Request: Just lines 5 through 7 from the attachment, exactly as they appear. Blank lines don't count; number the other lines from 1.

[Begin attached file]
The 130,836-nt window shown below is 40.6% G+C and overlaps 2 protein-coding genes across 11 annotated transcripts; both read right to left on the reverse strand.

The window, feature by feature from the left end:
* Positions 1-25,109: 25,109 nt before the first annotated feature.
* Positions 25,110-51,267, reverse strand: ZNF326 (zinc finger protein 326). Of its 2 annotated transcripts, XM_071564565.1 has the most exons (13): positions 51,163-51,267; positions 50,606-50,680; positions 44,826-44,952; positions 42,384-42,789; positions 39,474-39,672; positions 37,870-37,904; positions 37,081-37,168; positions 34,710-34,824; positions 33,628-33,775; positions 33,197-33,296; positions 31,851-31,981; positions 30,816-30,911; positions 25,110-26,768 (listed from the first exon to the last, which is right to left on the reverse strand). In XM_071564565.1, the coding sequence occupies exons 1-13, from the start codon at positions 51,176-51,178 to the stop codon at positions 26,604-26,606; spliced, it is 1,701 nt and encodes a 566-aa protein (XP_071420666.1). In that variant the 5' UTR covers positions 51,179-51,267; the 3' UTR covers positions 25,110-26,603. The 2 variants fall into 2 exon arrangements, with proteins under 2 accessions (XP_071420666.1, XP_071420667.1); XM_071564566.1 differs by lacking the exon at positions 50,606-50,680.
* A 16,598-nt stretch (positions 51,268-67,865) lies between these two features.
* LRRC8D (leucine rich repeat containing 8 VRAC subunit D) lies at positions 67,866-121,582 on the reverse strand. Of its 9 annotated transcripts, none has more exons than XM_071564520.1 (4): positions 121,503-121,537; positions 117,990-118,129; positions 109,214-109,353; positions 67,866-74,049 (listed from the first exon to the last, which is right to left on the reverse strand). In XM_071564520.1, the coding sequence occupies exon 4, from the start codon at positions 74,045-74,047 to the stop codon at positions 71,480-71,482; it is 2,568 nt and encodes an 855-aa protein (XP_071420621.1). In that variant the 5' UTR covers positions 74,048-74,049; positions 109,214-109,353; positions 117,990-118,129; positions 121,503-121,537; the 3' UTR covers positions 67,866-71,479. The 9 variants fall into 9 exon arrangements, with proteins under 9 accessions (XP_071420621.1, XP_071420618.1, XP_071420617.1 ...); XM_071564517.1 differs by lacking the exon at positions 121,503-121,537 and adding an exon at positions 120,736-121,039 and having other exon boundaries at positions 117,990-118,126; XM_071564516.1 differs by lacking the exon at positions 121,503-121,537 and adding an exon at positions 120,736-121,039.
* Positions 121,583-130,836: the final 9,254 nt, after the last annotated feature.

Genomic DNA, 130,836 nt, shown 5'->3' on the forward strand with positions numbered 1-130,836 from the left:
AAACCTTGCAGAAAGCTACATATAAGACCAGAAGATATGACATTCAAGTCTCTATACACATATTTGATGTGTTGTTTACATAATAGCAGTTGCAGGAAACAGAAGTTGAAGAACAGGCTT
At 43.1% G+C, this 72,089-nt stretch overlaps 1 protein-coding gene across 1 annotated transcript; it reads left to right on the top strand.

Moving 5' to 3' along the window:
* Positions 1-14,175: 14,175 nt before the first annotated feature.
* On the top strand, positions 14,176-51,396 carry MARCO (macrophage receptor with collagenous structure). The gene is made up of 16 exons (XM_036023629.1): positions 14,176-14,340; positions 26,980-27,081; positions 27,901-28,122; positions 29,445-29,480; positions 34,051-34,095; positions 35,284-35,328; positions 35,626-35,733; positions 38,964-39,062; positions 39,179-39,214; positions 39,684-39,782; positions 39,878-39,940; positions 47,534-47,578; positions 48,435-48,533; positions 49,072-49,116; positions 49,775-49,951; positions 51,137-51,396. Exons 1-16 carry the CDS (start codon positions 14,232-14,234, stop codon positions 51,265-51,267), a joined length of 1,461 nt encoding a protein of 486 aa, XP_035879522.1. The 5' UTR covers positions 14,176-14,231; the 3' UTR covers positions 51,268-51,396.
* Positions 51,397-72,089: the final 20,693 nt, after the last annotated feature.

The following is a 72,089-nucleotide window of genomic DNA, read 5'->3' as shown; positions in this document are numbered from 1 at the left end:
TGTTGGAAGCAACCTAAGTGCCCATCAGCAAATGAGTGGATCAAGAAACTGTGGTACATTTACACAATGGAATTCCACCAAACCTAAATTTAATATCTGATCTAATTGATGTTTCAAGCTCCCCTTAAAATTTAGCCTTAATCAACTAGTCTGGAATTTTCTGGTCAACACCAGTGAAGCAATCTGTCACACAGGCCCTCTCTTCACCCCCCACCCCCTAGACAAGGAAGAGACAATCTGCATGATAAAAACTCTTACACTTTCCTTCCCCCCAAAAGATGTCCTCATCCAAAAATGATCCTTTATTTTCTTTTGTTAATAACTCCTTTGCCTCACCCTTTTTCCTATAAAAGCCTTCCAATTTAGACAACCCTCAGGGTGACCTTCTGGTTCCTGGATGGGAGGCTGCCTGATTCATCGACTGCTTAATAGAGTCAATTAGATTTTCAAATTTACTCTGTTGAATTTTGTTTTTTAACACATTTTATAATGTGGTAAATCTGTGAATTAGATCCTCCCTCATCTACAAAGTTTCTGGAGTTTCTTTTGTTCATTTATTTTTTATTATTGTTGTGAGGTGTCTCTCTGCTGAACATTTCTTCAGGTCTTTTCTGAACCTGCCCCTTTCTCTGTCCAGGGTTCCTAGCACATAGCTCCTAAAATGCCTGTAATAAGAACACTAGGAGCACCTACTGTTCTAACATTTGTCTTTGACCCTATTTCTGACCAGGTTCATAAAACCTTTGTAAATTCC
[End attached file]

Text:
* A 16,598-nt stretch (positions 51,268-67,865) lies between these two features.
* LRRC8D (leucine rich repeat containing 8 VRAC subunit D) lies at positions 67,866-121,582 on the reverse strand. Of its 9 annotated transcripts, none has more exons than XM_071564520.1 (4): positions 121,503-121,537; positions 117,990-118,129; positions 109,214-109,353; positions 67,866-74,049 (listed from the first exon to the last, which is right to left on the reverse strand). In XM_071564520.1, the coding sequence occupies exon 4, from the start codon at positions 74,045-74,047 to the stop codon at positions 71,480-71,482; it is 2,568 nt and encodes an 855-aa protein (XP_071420621.1). In that variant the 5' UTR covers positions 74,048-74,049; positions 109,214-109,353; positions 117,990-118,129; positions 121,503-121,537; the 3' UTR covers positions 67,866-71,479. The 9 variants fall into 9 exon arrangements, with proteins under 9 accessions (XP_071420621.1, XP_071420618.1, XP_071420617.1 ...); XM_071564517.1 differs by lacking the exon at positions 121,503-121,537 and adding an exon at positions 120,736-121,039 and having other exon boundaries at positions 117,990-118,126; XM_071564516.1 differs by lacking the exon at positions 121,503-121,537 and adding an exon at positions 120,736-121,039.
* Positions 121,583-130,836: the final 9,254 nt, after the last annotated feature.